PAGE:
GameStop (NYSE:GME) investors are getting a glimpse of the future of the leading video game retailer, and it's not pretty.
GameStop shares opened 15% lower today after it announced disappointing results for the critical holiday shopping season. The top line isn't scary. Global sales climbed 9.3% to $3.15 billion for the nine weeks through Jan. 4, fueled by a 7.1% increase in domestic comps and an impressive 17.4% spike in comps for its international locations.
However, as you can probably imagine, the growth here was entirely the handiwork of Microsoft (NASDAQ:MSFT) and Sony (NYSE:SONY) putting out new consoles in November. New hardware sales nearly doubled as folks snapped up $500 Xbox One and $400 PlayStation 4 systems.
That's pretty much where the good news ends. New software sales plunged by 22.5%. This was worse than GameStop projected, but any gamer could've seen this coming. Microsoft's Xbox One and Sony's PS4 are not compatible with game discs from earlier generations. Owners of Xbox One and PS3 consoles aren't going to be making big investments in software if they plan to upgrade later.
There's also the very nature of the Xbox One and PS4. Yes, they play games on discs, but they are also high-end TV-viewing set-top boxes. They feed into each company's digital marketplace where GameStop's once-potent niche of selling software is less relevant, given the vibrant ecosystems that Microsoft and Sony have established.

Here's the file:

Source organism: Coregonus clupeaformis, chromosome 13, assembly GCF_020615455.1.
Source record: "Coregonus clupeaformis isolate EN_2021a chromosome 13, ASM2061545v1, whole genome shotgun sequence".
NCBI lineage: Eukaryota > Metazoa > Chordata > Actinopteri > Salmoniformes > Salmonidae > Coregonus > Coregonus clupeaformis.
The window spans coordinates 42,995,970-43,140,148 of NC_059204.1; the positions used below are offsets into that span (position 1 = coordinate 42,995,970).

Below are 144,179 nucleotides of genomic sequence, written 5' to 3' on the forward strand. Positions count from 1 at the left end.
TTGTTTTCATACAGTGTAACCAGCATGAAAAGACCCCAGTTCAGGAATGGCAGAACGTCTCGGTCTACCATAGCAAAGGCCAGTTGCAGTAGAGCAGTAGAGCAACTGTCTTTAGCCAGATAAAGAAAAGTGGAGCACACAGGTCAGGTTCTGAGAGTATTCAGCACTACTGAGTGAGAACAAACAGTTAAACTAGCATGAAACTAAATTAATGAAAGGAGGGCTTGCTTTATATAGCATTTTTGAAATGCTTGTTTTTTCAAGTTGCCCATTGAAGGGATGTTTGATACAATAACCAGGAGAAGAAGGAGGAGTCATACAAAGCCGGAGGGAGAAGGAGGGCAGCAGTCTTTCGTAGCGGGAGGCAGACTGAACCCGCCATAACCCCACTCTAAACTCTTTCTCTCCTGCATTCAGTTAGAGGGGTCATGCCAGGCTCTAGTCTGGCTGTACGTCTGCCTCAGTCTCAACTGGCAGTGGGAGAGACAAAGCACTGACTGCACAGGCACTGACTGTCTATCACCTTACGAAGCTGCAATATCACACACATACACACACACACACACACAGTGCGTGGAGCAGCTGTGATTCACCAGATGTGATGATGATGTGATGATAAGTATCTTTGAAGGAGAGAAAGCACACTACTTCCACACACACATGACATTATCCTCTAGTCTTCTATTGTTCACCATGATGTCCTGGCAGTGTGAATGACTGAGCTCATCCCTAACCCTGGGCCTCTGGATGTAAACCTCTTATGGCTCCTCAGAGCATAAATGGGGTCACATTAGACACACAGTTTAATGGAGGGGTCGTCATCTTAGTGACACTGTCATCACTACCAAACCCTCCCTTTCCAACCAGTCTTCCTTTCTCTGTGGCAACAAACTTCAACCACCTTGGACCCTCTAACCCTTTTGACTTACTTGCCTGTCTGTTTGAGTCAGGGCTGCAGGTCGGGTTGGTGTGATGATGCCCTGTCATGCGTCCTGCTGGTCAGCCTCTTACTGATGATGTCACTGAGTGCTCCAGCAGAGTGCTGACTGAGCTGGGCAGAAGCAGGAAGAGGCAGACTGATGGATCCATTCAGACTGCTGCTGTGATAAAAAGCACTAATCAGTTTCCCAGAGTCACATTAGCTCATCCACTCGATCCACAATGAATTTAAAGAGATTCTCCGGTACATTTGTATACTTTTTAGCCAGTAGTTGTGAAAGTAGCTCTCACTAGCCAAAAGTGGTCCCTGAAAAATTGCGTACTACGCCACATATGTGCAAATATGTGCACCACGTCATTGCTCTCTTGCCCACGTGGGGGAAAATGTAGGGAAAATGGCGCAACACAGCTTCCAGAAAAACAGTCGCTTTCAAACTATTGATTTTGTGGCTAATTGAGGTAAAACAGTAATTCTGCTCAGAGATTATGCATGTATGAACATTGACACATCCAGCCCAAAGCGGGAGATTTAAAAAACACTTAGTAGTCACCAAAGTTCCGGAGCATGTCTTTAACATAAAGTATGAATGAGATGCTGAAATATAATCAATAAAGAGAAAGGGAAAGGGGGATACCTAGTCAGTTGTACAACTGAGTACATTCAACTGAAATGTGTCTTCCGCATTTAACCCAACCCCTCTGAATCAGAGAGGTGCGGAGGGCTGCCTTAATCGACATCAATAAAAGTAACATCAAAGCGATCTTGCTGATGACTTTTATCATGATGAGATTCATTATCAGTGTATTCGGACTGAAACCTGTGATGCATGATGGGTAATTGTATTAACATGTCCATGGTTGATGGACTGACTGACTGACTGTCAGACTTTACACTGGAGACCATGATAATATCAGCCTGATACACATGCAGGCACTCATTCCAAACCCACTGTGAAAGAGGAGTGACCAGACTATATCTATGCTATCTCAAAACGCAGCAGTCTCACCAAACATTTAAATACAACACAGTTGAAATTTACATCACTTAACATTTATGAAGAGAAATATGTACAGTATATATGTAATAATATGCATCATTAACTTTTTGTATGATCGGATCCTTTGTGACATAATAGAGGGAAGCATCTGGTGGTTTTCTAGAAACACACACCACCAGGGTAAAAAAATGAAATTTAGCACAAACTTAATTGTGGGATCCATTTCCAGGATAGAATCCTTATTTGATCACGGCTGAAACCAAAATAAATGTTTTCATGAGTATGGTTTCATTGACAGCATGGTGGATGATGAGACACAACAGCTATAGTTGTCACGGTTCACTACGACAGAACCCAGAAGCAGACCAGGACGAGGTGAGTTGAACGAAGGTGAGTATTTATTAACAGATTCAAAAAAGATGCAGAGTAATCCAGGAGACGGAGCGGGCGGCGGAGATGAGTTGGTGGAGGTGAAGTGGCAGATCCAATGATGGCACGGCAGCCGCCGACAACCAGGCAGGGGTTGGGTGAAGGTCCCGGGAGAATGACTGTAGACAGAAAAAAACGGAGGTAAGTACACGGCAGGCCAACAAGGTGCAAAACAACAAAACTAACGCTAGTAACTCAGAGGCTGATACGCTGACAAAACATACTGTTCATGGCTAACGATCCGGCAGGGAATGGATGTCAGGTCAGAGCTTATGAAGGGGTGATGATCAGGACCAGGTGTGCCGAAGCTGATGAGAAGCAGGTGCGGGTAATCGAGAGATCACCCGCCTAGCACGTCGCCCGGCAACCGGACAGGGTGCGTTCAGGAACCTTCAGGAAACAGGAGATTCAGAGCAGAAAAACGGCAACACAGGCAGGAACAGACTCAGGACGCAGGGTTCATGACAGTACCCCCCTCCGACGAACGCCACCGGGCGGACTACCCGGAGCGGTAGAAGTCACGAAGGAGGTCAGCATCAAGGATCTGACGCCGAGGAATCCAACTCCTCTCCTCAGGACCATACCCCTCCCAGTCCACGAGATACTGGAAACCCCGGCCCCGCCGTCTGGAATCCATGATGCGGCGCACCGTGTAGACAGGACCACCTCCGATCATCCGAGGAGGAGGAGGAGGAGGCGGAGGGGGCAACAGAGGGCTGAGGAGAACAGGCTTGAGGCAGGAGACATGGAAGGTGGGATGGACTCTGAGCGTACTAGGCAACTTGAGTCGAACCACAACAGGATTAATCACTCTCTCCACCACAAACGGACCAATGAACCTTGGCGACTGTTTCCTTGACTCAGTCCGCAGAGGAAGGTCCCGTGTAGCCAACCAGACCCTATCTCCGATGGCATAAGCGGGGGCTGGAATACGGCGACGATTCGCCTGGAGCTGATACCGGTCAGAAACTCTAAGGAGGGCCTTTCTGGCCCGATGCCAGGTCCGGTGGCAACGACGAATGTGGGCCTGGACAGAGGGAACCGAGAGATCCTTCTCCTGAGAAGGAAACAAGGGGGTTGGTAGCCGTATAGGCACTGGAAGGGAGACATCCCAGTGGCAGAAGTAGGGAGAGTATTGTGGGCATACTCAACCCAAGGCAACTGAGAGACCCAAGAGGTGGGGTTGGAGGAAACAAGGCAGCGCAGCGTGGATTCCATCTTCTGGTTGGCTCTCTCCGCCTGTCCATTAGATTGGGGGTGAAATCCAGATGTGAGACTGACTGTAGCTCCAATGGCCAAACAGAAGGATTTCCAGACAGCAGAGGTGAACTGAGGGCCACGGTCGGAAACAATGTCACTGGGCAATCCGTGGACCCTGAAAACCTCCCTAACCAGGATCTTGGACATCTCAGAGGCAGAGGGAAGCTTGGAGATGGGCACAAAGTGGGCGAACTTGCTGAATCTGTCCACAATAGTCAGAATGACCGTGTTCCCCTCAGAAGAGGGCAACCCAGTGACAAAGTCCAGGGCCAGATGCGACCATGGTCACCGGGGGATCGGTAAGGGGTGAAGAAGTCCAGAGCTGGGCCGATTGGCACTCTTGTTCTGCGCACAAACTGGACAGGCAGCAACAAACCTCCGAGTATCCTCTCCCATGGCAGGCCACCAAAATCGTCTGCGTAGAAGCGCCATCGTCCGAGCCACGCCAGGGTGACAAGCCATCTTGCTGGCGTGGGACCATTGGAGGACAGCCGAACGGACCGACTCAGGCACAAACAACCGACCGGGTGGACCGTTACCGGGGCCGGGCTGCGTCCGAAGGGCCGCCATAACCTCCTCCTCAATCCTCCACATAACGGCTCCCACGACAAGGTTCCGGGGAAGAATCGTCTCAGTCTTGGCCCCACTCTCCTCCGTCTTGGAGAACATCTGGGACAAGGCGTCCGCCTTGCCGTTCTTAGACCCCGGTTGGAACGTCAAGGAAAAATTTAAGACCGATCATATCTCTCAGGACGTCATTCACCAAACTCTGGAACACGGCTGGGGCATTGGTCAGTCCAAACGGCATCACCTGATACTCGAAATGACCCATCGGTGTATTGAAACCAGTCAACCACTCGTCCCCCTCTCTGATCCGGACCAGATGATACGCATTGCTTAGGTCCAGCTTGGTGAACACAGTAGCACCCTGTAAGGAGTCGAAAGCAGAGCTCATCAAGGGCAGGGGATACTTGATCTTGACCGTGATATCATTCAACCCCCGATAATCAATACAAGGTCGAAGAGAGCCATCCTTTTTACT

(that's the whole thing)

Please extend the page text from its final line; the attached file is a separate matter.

This is the worst possible scenario for GameStop investors, because hardware is a low-margin category. GameStop has its biggest markups on software and pre-owned games and gear. If folks are walking into GameStop just to buy a next-generation console, they won't be buying too many physical games -- much less trading them in for store credit -- in the future.
GameStop did experience a 7% increase in pre-owned sales, but that was mostly the older consoles that are now that much cheaper since they were traded in by early adopters saving up for the new Microsoft and Sony platforms. It wouldn't be a surprise to see pre-owned sales start to slip after this, just as it wouldn't be a surprise if new software sales don't bounce back as the digital migration takes over.
The end result of better-than-expected hardware sales and weaker-than-expected software sales is that the bottom line is going to take a hit. GameStop now sees a profit of $1.85 to $1.95 a share for the quarter, well short of the $1.97-to-$2.14-a-share range that it was forecasting less than two months ago.
GameStop shares nearly doubled in 2013 as investors warmed up to the potential of the Xbox One and PS4. Well, they're here, and now we're seeing holiday profits falling well below the $2.16 a share it rang up a year earlier.
The game isn't over for GameStop. It's still very profitable, and it's in fine financial condition. However, expect the naysayers who wrongly argued that the chain had peaked two years ago to begin getting vocal again. This time, they may be right.